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the strićt sense of religious law, forfeit their rank in the tribes they may be classed in. They were also, either forbidden from embarking on the ocean, or they were deterred from undertaking marine expeditions, by the difficulties incurred in procuring at sea, the requisite diet for a Hindoo. The probability therefore is not apparent, that any part of a people, fenced in by this restrićtion, and who were so proudly centered in themselves, as to rejeot with abhorrence, the admission of proselyes, would have emigrated into a distant country, and brought from thence a system of religious worship ; nor does any probable tradition authorise the belief of an Egyptian colony having been established in India. The capacious space which Hindostan occupies on the face of the globe, the advantages it derives from soil and climate, and from its numerous rivers, some of them of the first class of magnitude, may be adduced as reasonable arguments of its having been peopled at a more early period of time than Egypt, which does not possess the like local benefits. If the degree of perfection which manufačtures have attained, be received as a criterion to judge of the progress of civilization, and if it be also admitted as a test of deciding on the antiquity of a people, who adopt no foreign improvements, little hesitation would occur, in bestowing the palm of precedence on Hindostan, whose fabrics of the most delicate and beautiful contexture, have been long held in admiration, and have hitherto stood unrivalled. Let me conclude this comparative view, with observing, and I trust dispassionately, that when we see a

people people possessed of an ample stock of science of well digested ordinances, for the protection and improvement of society—and of a religion whose tenets consist of the utmost refinement, and variety of ceremony—and, at the same time, observe amongst other Asiatic nations, and the Egyptians of former times, but partial distributions of knowledge, law, and religion—we must be led to entertain a supposition, that the proprietors of the lesser, have been supplied from the sources of the greater fund. These reflections which have been furnished by experience and various information, will perhaps afford more satisfaction, than the laboured and perplexed proofs of dates and etymology, which are often framed, as they most commodiously accord with some favourite hypothesis. AM on Gst the Hindoos, marriage,” when it can be performed with any degree of conveniency, is deemed an indispensable duty, and it is believed, that propagating the species in that state, entitles parents to fingular marks of the divine favour. They shew a disapprobation of celibacy by many marks of opprobium and scorn; and I have frequently observed, that when a Hindoo, from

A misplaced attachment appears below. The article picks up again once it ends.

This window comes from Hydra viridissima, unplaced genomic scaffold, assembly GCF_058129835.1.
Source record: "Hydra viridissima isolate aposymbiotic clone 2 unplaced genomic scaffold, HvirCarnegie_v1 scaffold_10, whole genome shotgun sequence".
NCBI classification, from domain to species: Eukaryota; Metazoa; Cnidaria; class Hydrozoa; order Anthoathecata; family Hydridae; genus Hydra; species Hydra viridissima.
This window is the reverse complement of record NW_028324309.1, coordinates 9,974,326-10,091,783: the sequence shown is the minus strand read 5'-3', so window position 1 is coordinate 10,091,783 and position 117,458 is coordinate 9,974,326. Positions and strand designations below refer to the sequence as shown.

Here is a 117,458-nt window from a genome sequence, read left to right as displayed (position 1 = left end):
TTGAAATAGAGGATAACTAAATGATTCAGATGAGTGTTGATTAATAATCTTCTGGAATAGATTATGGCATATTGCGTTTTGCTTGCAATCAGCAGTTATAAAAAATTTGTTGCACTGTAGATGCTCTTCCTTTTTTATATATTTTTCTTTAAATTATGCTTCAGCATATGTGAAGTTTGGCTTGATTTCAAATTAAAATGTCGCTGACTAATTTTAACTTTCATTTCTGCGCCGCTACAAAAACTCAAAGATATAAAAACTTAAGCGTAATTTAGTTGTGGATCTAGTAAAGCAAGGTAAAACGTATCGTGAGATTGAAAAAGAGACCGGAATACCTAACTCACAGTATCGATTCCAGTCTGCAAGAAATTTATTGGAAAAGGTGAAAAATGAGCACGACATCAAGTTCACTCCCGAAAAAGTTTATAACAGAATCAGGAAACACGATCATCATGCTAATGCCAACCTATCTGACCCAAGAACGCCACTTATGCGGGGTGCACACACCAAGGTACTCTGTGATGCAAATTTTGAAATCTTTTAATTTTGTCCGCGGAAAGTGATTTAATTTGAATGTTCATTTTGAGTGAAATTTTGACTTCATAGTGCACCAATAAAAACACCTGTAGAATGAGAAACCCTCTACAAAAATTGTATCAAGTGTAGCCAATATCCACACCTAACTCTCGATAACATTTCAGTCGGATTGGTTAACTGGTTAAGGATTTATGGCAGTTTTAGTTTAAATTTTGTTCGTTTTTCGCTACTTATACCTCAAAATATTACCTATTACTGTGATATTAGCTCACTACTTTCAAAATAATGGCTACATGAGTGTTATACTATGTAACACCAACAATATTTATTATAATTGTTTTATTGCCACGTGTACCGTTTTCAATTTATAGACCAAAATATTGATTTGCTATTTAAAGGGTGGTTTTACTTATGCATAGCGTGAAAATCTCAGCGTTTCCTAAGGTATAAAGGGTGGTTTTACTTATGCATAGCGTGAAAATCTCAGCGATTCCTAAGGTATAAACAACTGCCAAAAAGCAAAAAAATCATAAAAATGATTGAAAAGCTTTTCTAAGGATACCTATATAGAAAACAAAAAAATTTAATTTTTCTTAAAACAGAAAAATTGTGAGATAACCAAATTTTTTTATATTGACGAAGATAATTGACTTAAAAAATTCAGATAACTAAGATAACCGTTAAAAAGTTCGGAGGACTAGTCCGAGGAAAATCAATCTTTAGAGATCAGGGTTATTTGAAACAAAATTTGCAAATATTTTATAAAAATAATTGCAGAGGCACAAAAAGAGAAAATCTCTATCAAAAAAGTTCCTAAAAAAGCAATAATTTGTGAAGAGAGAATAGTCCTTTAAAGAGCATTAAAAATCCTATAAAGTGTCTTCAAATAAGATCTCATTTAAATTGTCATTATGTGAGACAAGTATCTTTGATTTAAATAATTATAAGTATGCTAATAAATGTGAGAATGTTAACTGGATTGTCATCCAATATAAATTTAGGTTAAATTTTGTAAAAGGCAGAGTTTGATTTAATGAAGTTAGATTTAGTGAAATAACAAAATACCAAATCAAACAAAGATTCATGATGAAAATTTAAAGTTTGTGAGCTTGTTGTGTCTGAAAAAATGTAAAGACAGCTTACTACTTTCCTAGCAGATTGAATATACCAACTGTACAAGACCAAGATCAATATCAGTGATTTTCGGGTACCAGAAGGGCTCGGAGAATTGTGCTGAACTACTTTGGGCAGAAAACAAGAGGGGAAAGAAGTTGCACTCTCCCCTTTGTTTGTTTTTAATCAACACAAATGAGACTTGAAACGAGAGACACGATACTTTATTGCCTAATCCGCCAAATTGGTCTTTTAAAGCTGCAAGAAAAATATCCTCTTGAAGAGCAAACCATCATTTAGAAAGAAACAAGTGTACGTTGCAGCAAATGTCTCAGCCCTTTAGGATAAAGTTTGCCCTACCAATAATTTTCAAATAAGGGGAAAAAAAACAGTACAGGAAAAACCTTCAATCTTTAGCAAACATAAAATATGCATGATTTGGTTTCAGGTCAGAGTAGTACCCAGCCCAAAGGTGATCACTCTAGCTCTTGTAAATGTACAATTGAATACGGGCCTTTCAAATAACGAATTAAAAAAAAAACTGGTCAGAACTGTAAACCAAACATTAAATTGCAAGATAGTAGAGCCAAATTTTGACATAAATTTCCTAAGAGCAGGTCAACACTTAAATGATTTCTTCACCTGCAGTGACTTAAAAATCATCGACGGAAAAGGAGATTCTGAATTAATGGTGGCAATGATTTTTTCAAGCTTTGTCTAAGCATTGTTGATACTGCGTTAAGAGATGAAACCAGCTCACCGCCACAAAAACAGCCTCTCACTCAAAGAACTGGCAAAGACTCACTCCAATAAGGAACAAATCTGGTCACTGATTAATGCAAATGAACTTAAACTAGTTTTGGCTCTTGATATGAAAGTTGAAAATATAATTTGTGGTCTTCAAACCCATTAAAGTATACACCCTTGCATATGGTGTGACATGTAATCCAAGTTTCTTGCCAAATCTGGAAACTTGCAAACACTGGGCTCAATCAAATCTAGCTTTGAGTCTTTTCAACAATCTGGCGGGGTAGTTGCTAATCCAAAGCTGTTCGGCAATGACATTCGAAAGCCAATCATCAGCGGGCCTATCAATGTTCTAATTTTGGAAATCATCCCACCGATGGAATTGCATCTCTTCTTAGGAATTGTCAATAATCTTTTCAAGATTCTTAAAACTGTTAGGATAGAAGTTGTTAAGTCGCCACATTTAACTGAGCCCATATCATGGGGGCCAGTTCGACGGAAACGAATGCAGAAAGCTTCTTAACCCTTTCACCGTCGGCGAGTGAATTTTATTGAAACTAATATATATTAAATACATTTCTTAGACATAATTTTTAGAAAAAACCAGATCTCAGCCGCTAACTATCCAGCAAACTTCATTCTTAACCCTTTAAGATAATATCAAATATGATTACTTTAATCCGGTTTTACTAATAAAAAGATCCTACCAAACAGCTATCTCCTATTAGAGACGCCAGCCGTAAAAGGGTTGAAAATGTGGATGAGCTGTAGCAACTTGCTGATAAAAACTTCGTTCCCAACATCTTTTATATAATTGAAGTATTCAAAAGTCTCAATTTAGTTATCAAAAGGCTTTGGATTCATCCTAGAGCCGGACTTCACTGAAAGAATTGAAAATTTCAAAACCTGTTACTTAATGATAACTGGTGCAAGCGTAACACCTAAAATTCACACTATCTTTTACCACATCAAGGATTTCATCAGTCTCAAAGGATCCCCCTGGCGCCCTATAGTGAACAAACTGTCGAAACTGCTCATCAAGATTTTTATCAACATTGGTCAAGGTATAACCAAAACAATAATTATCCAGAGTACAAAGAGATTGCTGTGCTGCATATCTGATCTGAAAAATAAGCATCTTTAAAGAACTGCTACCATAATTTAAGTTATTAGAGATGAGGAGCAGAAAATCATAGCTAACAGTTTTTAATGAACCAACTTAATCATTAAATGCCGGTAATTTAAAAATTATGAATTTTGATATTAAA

question, or other causes, has been brought to the affirmation of

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his single state, he has appeared disconcerted and ashamed, and immediately attributed his solitary condition to ill fortune, or some domestic inconveniency. It is to this institution, which is strongly recommended, and, I may say, even enforced, that the generally extensive population of Hindostan, and its speedy recovery from the calamities of war and famine, may be largely ascribed. The entire system of domestic ordinance and oeconomy of the Hindoos, is founded on a firm, yet, simple basis ; from which arise effects, happy in themselves, and powerfully operative in uniting the bonds of society. By the ancient laws of the country, the wife depends for the enjoyment of every pleasure, as well as for most of the ordinary accommodations of life, on the immediate existence of her husband; and it becomes her invariable interest to preserve his health, as much of her happiness is centered in his living to an old age. On the demise of the husband, the wife virtually devolves into a caput mortuum ; she is not permitted to marry again, she is deprived of all consequence in the family, and divested of the marks of ornament and distinction. There are certain religious ceremonies not lawful for her to perform, and in some instances, she is held unclean ; but on all occasions, after the husband's death, the widow is classed in the house as a slave or a menial servant. But this usage has not so generally prevailed in latter times. The wives of the deceased Hindoos have moderated that spirit of enthusiastic pride, or impulse of affection, which was used to urge them to self-destruction on the pile of their husbands.